Double-stranded oligonucleotides specified throughout were 5′-end-labeled as described [26]. Binding reaction mixtures contained the components described [31]. Labeled probe (0.02 pmol) was incubated for 15 min at room temperature with 5 ng of purified Pax2, Pax2m1, Pax2m2, or Pax2m3 protein in a 20 µl volume supplemented with 0.5 µg of poly (dI-dC) (Sigma). Competition reactions contained 200-fold molar excess of cold oligonucleotides. In an antibody supershift assay, 0.8 µg of an anti-V5 antibody (Bethyl Laboratories) was added to the binding reaction mixture. The mixture was separated on a 6% acrylamide gel by electrophoresis.

Co-immunoprecipitation assay

Plasmid pPERK1 or pPERK1m has been described previously [18]. The 5′Δ5N-Pac, pPERK1, and pPERK1m stable transfectants were inoculated into encystation medium (5×107 cells in 45 ml medium) and harvested after 24 h in encystation medium under drug selection and washed in phosphate-buffered saline. Cells were lysed in luciferase lysis buffer (Promega) and protease inhibitor (Sigma) and then vortexed with glass beads. The cell lysates were collected by centrifugation and then incubated with anti-HA antibody conjugated to beads (Bethyl Laboratories Inc.). The beads were washed three times with luciferase lysis buffer (Promega). Finally the beads were then resuspended in sample buffer and analyzed by Western blot and probed with anti-HA monoclonal antibody (1/5000 in blocking buffer; Sigma), anti-Pax2 (1/10000 in blocking buffer), and anti-Pax1 (1/10000 in blocking buffer), and detected with HRP-conjugated goat anti-mouse IgG (Pierce, 1/5000) or HRP-conjugated goat anti-rabbit IgG (Pierce, 1/5000) and enhanced chemiluminescence (GE Healthcare).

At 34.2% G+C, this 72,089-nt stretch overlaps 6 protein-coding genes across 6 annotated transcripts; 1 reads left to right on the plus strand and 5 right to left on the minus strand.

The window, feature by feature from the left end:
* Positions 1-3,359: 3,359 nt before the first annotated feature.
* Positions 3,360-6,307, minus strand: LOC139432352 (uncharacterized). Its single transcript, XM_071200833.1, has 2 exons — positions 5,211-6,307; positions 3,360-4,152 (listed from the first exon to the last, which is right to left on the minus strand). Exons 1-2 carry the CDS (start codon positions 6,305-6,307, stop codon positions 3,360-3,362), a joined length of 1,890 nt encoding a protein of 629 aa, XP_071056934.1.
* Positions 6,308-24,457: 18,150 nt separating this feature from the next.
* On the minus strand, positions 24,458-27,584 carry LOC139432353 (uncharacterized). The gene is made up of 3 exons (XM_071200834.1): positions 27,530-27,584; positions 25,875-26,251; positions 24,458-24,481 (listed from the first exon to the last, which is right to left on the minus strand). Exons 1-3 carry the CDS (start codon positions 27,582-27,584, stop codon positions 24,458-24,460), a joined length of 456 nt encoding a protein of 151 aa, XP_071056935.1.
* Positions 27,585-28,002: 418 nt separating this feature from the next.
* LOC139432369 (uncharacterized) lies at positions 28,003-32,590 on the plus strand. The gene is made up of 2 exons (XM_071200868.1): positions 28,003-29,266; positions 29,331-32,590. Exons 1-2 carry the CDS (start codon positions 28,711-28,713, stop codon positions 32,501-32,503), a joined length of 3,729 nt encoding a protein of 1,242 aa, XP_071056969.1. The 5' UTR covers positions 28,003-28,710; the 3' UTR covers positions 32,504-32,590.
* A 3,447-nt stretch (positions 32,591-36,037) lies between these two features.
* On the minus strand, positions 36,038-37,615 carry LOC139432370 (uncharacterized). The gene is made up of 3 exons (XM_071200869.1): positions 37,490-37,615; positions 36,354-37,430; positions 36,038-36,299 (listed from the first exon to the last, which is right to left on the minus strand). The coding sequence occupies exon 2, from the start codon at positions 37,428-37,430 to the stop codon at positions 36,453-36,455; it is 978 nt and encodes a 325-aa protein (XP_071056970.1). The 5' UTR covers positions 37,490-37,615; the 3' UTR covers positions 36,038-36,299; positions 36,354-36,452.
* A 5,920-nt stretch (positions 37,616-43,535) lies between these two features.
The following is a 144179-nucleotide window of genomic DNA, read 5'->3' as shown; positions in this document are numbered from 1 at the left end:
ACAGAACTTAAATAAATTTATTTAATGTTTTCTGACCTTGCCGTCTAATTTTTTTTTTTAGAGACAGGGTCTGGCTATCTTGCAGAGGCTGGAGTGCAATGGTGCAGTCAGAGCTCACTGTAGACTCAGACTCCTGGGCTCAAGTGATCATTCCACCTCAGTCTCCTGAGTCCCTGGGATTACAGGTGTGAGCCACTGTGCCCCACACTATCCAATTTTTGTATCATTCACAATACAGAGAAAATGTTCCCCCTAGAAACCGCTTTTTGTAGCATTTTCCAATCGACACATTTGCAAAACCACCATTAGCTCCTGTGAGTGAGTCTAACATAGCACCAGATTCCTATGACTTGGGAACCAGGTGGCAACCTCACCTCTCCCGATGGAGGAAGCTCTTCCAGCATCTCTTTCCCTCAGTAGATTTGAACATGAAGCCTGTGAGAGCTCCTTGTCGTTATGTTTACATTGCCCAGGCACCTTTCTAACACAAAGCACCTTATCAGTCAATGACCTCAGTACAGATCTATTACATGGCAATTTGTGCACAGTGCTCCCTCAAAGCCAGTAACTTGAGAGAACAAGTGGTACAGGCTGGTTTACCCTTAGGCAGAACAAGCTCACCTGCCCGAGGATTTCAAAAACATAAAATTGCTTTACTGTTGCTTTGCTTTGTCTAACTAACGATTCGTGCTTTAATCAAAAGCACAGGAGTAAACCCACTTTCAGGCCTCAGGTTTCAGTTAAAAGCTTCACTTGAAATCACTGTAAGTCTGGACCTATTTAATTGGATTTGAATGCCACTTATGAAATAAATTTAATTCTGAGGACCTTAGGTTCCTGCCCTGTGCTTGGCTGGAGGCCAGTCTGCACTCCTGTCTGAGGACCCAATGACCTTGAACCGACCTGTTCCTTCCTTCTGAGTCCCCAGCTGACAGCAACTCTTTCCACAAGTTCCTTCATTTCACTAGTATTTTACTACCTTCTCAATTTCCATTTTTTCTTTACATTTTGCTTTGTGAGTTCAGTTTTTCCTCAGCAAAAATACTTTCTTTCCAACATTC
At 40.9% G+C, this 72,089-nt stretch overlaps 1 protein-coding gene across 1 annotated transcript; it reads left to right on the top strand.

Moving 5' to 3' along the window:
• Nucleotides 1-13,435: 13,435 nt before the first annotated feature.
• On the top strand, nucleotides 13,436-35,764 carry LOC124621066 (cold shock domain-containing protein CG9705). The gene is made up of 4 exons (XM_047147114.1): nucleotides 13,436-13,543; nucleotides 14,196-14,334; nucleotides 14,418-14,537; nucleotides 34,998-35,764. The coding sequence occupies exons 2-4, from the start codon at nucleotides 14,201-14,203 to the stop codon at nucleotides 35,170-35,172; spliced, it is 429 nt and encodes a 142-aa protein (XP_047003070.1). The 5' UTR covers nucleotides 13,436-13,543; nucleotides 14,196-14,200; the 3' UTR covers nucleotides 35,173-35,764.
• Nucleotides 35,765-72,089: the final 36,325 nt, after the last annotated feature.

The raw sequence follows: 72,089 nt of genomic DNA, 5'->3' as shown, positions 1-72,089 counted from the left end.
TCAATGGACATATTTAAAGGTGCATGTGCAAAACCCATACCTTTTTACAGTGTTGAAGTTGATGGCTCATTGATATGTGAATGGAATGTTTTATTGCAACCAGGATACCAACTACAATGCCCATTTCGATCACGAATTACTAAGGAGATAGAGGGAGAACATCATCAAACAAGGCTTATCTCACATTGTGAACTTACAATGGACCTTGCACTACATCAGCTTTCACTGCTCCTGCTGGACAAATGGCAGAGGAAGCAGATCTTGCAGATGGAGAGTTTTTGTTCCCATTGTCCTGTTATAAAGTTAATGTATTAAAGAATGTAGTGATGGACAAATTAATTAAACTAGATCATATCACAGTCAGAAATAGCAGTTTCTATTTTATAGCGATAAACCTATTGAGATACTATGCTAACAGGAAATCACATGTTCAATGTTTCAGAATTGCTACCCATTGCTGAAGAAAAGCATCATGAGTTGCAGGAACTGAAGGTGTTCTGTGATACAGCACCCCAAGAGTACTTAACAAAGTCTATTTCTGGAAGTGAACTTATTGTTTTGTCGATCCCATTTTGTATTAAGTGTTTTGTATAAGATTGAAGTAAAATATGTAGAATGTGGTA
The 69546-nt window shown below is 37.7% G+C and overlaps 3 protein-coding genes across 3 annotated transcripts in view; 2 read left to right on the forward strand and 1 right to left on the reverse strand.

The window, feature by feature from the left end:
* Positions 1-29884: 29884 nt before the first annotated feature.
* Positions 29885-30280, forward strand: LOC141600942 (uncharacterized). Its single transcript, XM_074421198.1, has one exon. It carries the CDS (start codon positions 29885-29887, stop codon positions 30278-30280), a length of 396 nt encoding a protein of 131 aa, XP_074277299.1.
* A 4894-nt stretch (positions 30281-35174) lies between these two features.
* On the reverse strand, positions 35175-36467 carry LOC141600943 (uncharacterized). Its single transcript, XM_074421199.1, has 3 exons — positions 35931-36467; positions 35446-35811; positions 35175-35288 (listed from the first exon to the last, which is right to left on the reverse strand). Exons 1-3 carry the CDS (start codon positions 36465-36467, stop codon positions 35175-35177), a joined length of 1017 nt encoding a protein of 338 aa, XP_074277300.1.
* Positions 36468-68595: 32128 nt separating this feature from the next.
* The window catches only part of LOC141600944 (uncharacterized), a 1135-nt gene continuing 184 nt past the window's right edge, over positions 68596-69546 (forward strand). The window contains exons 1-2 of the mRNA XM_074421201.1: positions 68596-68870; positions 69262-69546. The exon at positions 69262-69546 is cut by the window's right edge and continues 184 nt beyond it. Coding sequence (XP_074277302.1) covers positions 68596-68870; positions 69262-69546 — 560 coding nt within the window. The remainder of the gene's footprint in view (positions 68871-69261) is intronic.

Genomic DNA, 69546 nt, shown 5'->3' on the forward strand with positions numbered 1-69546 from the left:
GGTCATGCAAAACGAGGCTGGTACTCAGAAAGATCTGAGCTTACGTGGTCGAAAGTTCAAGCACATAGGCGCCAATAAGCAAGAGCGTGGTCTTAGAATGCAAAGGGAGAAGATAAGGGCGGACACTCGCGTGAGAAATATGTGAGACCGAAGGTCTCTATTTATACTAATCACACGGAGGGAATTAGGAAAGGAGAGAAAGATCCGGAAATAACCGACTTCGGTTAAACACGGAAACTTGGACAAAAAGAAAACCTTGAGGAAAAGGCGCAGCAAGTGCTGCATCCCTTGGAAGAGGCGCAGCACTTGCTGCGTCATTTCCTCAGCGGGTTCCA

Kinase assay

Kinase assays were performed as described with modification [57]. IP-kinase assays were performed using the 5′▵5N-Pac, pPERK1, or pPERK1m stable transfectants cultured in growth or encystation medium for 24 h and anti-HA antibody for immunoprecipitation. Giardia trophozoites (∼108cells) were harvested by centrifugation and lysed in buffer X (25 mM Tris-HCl, pH 7.5, 10 mM EDTA, 10 mM EGTA, 20 mM NaCl, 10% glycerol, 1 mM dithiothreitol, 20 mM β-glycerophosphate, 1 mM sodium o-vanadate, 1 mM NaF, 1% Triton X-100, and 1% Nonidet P-40) containing glass beads and complete protease inhibitor cocktail (Roche). The samples were centrifuged and the concentration of the supernatant was estimated by SDS-PAGE. The supernatant was mixed and rotated with anti-HA beads (Covance) at 4°C for 2 h. Beads were washed four times with buffer X and twice with kinase buffer (50 mM HEPES-KOH, pH 7.5, 20 mM MgCl2, 5 mM EGTA, 1 mM dithiothreitol, 20 mM β-glycerophosphate, and 1 mM sodium o-vanadate). The beads were mixed in a reaction mixture containing 50 µM ATP, and 10 µCi of γ-32P-ATP in kinase buffer. Recombinant Pax2 or Pax1 protein (4 µg) was added to the reaction mixture and incubated for 1 h. The addition of 2× sample buffer for SDS-PAGE was used to terminate the reaction. Proteins were separated on SDS-PAGE and the gels were dried. Signals were imaged using a Typhoon system (GE healthcare). Analysis of kinase activity was performed with the ImageQuant Software (GE healthcare). The ERK1-HA protein was detected by anti-HA antibody in Western blot.

ChIP assays